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Scoutsmom

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About Scoutsmom

  • Rank
    Jr Grey lover
  • Birthday March 27

Previous Fields

  • Real Name
    Ruth Curtis

Profile Information

  • Gender
    Female
  • Location
    Portland, OR
  • Interests
    Greyhounds, gardening, hiking, reading.

Recent Profile Visitors

213 profile views
  1. She has never in her life slept by herself. It is perfectly natural that she is scared and whining. You need to let her sleep near you either upstairs or you move downstairs. After a week or two she should be comfortable enough in her new home to sleep by herself. Congratulations on your new dog. In a few months you will think she is the most wonderful dog in the world.
  2. No advice, just a memory. Back in the early years of the Iraq war, a man posted that he had spent months in Iraq looking for weapons of mass destruction and found none. Then he came home and found weapons of mass destruction in his home courtesy of his new greyhound!
  3. I drive a Camry--I got it because it had the widest backseat of any of the sedans in its class and I had 2 greys to transport. I bought the foam inserts from Orvis and they work great--very sturdy foam. I also got a net barrier to keep the dogs in the back seat, not visiting me. In addition I got a foam insert for the front passenger seat, so I can carry three dogs at once or if the 2 backseat dogs don't get along.
  4. My girl, Tess, taught herself to sit when she was 8. We spent some time at a house with a ramp going up to the back door near where we people sat and talked. One day I glanced over to her and saw she was sitting! evidently having her rump higher than her front made it more comfortable. She continued doing it more and more often, then moved to doing it on the grass. Now she does it everywhere whenever she feels like it. I've tried to get her to do it on command but she isn't interested.
  5. As long as there is no intense growling or blood, let them work it out.
  6. First, when my girl, Tess, rolls over on her back (cockroaches) she is wanting "tumtum rubs" more commonly know as tummy rubs. If she doesn't get them she sort of huffs about stupid humans and stands up. Your girl may not realize that those lovely new beds are actually beds for her. You might try putting a treat or two on the bed so she has to stand on it. Then she may or may not realize that it is soft and comfy. If that fails, I have led them to the bed and physically lifted their front legs and put them on the bed. If neither works, be patient. She knows she is allowed on it and
  7. Have you talked with your adoption group, or any greyhound adoption group in your area? They can help rehome her to a experienced home without stairs. I think that rehoming her is the best alternative as she can't continue to live on a third floor. Horrible for you, but probably best for your Magic. Where are you located? People here on Greytalk may be able to help.
  8. It seems like it is generally new members/new owners that have the questions where the answer varies based on country,, so maybe require new members to at least identify their country.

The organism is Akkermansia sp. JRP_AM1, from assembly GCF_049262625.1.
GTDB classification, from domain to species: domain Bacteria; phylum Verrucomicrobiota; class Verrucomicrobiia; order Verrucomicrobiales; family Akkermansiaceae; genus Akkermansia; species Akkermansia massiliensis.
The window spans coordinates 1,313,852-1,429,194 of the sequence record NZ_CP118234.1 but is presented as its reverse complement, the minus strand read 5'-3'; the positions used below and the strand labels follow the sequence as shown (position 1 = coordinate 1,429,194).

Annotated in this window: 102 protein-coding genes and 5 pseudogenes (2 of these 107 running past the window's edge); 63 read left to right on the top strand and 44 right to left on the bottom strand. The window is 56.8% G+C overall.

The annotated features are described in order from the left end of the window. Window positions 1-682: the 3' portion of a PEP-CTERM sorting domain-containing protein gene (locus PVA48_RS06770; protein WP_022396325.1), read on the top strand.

9. is there anyone nearby with a greyhound or just a nice dog? Invite the dog over and let it pee and poop in your yard. If your dog seems to get along with them, you can have a quick play date. Otherwise, leave your dog in the house.
  10. Tess says "Good going, Felton!". I also admire Felton's skill while being thankful we don't have bunnies around here.
  11. I may get flamed, but I don't think a dog with that high of a prey drive should be living in an apartment complex where he will be seeing small dogs regularly. You would need to be constantly on alert and attacks may still happen. Even a muzzle will not totally protect small dogs. I don't believe a high prey drive can be trained away. I think the dog needs to be returned. Somewhere there is a home for him where he doesn't run the risk of constantly seeing small dogs and cats. The fact that you say he is incredibly sweet and has been house trained will help him find that home. t
  12. I have a Kurunda bed, the XL size I think. It has a plastic frame, not aluminum. I've had it for years and it has stood the test of time. My current dog loves it -- she lays on it and surveys the neighborhood.. Others have been mixed, some liked it and some didn't.
  13. Sounds to me like you are doing everything right. The only thing I might suggest is when he is sleeping in his crate, bring in your healthy cat and sit down with the cat on your lap, stroking the cat. Winston will probably get up and come over to sniff the cat and that is fine. If he gets too excited correct him and maybe the cat will swat him. In my house, I have 2 cats and one dog. One cat lives in my back bedroom. She is very shy and elderly and only comes out when the house is quiet. The other cat generally lives in my bedroom and the kitchen. She only goes into the living to sit on
  14. Poor girl. what a horrible introduction to her new neighborhood. I remember when my Henry was new, the wind moved a branch on a small tree and he attempted to bolt. I landed face down on the sidewalk and broke my glasses, BUT I held on to the leash so he didn't get away. I think we all have similar stories. The big D is undoubtedly from stress. Just remember, this too shall pass and soon you will both enjoy your walks (although she may not want to go near that dangerous tree).
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